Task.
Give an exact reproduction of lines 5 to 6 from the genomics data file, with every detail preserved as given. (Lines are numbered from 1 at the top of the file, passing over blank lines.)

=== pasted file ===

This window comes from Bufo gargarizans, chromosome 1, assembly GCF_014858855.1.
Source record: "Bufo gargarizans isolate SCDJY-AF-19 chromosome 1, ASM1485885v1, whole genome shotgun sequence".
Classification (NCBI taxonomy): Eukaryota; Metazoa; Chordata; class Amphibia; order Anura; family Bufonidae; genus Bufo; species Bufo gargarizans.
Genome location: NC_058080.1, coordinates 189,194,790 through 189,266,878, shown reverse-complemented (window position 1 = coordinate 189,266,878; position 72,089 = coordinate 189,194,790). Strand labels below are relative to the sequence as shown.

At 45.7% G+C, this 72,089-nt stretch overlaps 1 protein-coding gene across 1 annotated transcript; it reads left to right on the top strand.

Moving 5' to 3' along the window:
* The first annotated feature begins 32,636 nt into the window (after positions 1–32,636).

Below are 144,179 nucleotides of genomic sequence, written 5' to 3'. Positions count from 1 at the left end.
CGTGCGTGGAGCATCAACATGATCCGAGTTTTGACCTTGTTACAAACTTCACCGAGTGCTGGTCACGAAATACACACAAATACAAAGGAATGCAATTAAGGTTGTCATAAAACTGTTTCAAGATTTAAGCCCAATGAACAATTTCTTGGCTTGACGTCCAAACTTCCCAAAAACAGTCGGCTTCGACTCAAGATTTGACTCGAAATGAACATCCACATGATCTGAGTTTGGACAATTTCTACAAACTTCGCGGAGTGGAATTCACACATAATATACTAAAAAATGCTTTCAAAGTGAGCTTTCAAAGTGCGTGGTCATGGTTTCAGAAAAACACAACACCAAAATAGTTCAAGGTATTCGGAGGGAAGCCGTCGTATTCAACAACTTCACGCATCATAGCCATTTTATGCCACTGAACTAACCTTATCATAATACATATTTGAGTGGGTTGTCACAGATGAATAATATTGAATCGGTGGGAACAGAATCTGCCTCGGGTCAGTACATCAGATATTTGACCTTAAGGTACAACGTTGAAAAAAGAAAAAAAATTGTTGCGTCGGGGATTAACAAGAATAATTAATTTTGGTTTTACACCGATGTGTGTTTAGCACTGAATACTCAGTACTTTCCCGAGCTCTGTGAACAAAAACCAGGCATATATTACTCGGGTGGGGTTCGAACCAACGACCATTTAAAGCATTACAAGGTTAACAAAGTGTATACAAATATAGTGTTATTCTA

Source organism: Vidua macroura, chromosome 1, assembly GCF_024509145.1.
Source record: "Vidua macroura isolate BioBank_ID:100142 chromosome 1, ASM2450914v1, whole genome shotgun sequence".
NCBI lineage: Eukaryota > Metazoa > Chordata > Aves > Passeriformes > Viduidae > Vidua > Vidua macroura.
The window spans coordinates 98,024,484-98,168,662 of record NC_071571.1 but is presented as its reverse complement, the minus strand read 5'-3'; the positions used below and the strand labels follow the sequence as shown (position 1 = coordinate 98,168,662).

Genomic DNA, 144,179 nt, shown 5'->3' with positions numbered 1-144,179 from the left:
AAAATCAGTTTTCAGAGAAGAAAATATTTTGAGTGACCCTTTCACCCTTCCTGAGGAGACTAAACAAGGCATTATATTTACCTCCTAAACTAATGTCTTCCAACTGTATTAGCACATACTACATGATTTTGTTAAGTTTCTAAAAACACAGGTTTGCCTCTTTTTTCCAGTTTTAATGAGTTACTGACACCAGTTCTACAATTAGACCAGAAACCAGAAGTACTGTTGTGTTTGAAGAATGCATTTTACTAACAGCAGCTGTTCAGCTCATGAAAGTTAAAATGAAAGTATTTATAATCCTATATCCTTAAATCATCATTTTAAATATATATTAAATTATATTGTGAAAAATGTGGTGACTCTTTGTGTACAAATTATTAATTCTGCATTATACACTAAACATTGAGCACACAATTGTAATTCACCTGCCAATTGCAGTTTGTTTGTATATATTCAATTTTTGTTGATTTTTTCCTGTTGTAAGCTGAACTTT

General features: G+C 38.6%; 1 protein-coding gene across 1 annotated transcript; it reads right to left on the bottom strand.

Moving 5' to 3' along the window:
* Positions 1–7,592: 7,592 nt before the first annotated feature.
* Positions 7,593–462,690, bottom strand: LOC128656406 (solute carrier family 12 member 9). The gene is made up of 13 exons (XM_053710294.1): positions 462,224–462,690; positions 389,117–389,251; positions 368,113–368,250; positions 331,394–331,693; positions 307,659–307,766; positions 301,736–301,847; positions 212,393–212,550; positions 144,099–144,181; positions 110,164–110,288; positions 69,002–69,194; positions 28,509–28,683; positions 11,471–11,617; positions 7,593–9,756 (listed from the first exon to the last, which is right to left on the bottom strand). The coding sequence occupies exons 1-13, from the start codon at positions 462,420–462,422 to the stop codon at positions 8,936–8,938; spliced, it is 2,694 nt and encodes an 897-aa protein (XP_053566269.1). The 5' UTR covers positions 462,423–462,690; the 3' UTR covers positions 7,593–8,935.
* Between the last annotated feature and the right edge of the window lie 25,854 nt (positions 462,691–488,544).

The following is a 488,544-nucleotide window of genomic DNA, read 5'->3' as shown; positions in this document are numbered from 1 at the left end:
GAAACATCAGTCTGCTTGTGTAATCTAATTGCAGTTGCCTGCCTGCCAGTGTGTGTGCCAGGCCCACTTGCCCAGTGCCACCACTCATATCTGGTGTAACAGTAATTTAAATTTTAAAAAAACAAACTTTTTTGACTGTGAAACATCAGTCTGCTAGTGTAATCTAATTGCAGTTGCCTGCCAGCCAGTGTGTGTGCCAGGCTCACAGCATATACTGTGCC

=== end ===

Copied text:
At 45.7% G+C, this 72,089-nt stretch overlaps 1 protein-coding gene across 1 annotated transcript; it reads left to right on the top strand.

Moving 5' to 3' along the window: